Review: Nemo Tensor Insulated Air Mattress

Insulated Air Mattress
Nemo Tensor Insulated Air Mattress
$200, 13 oz. (regular mummy, not including stuff sack or pump bag)
Sizes: four sizes from 20×72 inches to 25×76 inches

The search for the right backpacking air mattress tends to boil down to two competing objectives: finding a mat with the lowest possible weight without compromising on comfort. And different people will define comfort differently—thus affecting the weight of their air mat choice. But many backpackers and other users may find Nemo’s Tensor Insulated hits a sweet balance between those competing objectives, as I did sleeping on it for eight nights on a nearly 130-mile, August hike through the High Sierra, much of it on the John Muir Trail, and for four nights in early September in the Wind River Range.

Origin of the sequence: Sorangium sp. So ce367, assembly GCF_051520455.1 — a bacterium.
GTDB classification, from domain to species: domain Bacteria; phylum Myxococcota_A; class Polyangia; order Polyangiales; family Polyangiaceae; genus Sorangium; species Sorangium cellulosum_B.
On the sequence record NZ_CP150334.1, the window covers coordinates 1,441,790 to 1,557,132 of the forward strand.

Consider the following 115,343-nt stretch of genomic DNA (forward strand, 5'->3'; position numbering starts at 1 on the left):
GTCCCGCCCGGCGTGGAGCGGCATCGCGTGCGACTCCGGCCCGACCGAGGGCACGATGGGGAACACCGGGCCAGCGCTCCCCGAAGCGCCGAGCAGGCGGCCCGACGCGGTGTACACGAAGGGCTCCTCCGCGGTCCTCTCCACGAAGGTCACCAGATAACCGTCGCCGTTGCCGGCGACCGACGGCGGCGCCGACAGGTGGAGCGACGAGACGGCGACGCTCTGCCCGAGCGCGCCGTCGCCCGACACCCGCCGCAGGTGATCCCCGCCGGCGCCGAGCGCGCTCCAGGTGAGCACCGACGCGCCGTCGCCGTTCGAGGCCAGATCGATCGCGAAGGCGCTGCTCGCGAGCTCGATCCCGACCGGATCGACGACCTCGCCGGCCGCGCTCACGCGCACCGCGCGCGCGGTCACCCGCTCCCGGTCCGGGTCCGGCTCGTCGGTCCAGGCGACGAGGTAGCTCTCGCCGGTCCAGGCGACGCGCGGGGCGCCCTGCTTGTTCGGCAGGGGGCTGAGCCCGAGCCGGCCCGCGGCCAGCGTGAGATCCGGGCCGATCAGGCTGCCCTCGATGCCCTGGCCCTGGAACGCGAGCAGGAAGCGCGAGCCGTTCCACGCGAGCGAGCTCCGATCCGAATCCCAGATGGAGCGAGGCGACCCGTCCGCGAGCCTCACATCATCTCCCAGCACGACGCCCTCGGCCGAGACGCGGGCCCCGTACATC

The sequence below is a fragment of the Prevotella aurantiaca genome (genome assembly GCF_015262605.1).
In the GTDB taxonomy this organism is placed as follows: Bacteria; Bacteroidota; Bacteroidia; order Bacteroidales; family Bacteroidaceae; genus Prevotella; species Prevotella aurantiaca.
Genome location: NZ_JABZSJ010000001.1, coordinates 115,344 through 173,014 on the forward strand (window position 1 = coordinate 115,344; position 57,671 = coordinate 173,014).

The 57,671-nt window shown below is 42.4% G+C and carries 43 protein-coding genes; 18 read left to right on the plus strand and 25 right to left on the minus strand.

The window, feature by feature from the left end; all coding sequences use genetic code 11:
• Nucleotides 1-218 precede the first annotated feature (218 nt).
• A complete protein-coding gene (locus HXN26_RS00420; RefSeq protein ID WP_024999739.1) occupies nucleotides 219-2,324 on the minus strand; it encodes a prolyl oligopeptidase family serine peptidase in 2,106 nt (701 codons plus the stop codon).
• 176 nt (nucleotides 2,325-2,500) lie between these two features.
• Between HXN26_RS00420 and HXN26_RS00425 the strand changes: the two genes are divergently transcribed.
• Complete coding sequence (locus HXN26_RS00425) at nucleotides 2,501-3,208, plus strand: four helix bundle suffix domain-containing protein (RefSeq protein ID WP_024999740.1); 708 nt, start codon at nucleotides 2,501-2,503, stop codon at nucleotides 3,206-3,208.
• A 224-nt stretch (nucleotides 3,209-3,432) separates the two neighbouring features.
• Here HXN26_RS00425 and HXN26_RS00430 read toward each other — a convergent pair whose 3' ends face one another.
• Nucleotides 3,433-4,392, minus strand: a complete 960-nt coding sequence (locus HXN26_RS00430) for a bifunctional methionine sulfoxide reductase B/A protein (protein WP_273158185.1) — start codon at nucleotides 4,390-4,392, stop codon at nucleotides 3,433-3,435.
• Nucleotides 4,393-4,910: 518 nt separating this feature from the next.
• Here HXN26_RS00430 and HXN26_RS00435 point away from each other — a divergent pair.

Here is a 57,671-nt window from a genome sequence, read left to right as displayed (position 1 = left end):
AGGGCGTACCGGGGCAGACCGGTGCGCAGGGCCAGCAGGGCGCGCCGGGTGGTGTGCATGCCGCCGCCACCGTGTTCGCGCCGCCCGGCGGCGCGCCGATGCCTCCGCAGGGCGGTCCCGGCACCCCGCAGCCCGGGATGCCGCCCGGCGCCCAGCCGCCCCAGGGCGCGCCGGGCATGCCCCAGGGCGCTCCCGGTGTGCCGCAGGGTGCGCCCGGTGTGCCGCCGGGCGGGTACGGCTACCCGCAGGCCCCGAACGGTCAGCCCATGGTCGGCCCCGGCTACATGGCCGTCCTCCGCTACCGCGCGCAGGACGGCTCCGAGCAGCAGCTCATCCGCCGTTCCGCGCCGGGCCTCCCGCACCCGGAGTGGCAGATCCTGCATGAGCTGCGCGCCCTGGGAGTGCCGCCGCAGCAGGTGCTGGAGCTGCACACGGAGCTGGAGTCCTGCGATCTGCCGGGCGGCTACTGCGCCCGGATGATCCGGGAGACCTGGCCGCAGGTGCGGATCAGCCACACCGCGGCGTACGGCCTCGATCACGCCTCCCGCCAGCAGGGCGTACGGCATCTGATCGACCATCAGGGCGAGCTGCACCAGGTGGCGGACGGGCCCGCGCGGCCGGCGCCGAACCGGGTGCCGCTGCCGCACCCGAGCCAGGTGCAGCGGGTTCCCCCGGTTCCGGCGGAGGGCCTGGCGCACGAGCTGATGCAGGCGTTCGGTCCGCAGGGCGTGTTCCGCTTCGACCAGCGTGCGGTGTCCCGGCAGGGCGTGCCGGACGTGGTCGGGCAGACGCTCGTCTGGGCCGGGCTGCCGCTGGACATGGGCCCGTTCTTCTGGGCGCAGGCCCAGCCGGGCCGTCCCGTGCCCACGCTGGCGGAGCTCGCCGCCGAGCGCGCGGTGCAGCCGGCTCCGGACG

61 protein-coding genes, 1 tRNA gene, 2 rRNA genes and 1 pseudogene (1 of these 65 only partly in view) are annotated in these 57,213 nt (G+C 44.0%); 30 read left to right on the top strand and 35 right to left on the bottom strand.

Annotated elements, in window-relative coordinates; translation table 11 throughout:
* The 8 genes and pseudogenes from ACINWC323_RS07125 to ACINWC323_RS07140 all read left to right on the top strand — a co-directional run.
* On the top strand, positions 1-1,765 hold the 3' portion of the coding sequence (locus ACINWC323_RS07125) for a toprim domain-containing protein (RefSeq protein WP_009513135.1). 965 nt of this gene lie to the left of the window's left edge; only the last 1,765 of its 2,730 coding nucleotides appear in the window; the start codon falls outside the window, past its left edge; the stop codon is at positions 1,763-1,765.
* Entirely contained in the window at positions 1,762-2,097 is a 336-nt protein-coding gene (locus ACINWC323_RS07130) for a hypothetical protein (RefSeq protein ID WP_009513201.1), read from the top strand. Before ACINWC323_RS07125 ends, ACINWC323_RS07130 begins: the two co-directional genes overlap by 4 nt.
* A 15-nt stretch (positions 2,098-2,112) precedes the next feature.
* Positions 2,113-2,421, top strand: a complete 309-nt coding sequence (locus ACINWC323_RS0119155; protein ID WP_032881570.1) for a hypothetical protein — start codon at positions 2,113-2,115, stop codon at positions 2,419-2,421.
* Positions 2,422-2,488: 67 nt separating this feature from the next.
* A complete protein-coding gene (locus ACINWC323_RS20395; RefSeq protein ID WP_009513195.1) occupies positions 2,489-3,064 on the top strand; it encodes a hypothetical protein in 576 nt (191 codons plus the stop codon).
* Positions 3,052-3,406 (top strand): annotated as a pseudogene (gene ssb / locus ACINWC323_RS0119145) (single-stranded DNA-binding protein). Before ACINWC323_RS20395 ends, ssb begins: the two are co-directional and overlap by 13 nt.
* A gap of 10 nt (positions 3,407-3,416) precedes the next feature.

On both trips, I slept in the Sierra Designs Cloud 35 and the Therm-a-Rest Hyperion 32 bags and our coldest nights dipped into the 40s F. I also slept on the Tensor Insulated air mat under the stars very warmly zipped up inside the Sierra Designs Mobile Mummy 15° F/-9° C bag on a late September night in the upper 30s in Idaho’s City of Rocks National Reserve. And my wife slept on the Tensor (and in the Mobile Mummy 15° F/-9° C) for a total of four nights on three-day hikes on both the Skyline Trail in Jasper National Park and the Nigel, Cataract, and Cline Passes Route in the White Goat Wilderness of the Canadian Rockies.

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Nemo Tensor Insulated Air Mattress.
Nemo Tensor Insulated Air Mattress.